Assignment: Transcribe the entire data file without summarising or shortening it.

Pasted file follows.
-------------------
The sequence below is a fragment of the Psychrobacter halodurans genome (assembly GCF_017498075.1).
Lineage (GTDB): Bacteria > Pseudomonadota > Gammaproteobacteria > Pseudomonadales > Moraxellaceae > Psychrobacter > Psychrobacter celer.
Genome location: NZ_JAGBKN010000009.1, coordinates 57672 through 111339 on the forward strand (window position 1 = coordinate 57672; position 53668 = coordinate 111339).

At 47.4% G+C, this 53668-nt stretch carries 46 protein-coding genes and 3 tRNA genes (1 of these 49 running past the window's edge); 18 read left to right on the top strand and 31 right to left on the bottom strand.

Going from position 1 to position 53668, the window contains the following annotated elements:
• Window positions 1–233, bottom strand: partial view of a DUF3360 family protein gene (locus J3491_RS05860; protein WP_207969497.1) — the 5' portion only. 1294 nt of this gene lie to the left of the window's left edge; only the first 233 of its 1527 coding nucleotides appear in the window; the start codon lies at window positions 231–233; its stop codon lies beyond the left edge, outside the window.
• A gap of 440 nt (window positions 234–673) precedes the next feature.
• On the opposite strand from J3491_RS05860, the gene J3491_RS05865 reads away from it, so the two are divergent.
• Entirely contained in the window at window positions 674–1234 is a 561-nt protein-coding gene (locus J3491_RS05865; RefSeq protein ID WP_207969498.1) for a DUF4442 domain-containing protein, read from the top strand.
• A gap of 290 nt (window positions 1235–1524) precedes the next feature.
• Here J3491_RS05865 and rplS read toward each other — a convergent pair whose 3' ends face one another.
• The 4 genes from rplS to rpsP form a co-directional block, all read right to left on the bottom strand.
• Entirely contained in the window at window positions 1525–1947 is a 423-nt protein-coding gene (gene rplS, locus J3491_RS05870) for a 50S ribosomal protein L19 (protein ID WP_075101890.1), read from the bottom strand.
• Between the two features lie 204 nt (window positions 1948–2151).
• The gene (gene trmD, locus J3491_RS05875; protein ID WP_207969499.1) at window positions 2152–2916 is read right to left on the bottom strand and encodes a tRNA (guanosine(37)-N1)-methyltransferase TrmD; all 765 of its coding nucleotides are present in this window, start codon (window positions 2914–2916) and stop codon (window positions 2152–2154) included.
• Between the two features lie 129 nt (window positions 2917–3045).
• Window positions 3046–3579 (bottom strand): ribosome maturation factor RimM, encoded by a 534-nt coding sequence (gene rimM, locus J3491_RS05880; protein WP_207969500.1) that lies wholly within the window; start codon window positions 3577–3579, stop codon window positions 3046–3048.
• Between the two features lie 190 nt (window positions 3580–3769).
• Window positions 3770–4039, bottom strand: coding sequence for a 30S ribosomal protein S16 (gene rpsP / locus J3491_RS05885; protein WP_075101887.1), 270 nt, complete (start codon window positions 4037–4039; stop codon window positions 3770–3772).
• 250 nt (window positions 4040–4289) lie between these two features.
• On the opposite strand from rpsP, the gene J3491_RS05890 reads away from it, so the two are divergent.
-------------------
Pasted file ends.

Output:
The sequence below is a fragment of the Psychrobacter halodurans genome (assembly GCF_017498075.1).
Lineage (GTDB): Bacteria > Pseudomonadota > Gammaproteobacteria > Pseudomonadales > Moraxellaceae > Psychrobacter > Psychrobacter celer.
Genome location: NZ_JAGBKN010000009.1, coordinates 57672 through 111339 on the forward strand (window position 1 = coordinate 57672; position 53668 = coordinate 111339).

At 47.4% G+C, this 53668-nt stretch carries 46 protein-coding genes and 3 tRNA genes (1 of these 49 running past the window's edge); 18 read left to right on the top strand and 31 right to left on the bottom strand.

Going from position 1 to position 53668, the window contains the following annotated elements:
• Window positions 1–233, bottom strand: partial view of a DUF3360 family protein gene (locus J3491_RS05860; protein WP_207969497.1) — the 5' portion only. 1294 nt of this gene lie to the left of the window's left edge; only the first 233 of its 1527 coding nucleotides appear in the window; the start codon lies at window positions 231–233; its stop codon lies beyond the left edge, outside the window.
• A gap of 440 nt (window positions 234–673) precedes the next feature.
• On the opposite strand from J3491_RS05860, the gene J3491_RS05865 reads away from it, so the two are divergent.
• Entirely contained in the window at window positions 674–1234 is a 561-nt protein-coding gene (locus J3491_RS05865; RefSeq protein ID WP_207969498.1) for a DUF4442 domain-containing protein, read from the top strand.
• A gap of 290 nt (window positions 1235–1524) precedes the next feature.
• Here J3491_RS05865 and rplS read toward each other — a convergent pair whose 3' ends face one another.
• The 4 genes from rplS to rpsP form a co-directional block, all read right to left on the bottom strand.
• Entirely contained in the window at window positions 1525–1947 is a 423-nt protein-coding gene (gene rplS, locus J3491_RS05870) for a 50S ribosomal protein L19 (protein ID WP_075101890.1), read from the bottom strand.
• Between the two features lie 204 nt (window positions 1948–2151).
• The gene (gene trmD, locus J3491_RS05875; protein ID WP_207969499.1) at window positions 2152–2916 is read right to left on the bottom strand and encodes a tRNA (guanosine(37)-N1)-methyltransferase TrmD; all 765 of its coding nucleotides are present in this window, start codon (window positions 2914–2916) and stop codon (window positions 2152–2154) included.
• Between the two features lie 129 nt (window positions 2917–3045).
• Window positions 3046–3579 (bottom strand): ribosome maturation factor RimM, encoded by a 534-nt coding sequence (gene rimM, locus J3491_RS05880; protein WP_207969500.1) that lies wholly within the window; start codon window positions 3577–3579, stop codon window positions 3046–3048.
• Between the two features lie 190 nt (window positions 3580–3769).
• Window positions 3770–4039, bottom strand: coding sequence for a 30S ribosomal protein S16 (gene rpsP / locus J3491_RS05885; protein WP_075101887.1), 270 nt, complete (start codon window positions 4037–4039; stop codon window positions 3770–3772).
• 250 nt (window positions 4040–4289) lie between these two features.
• On the opposite strand from rpsP, the gene J3491_RS05890 reads away from it, so the two are divergent.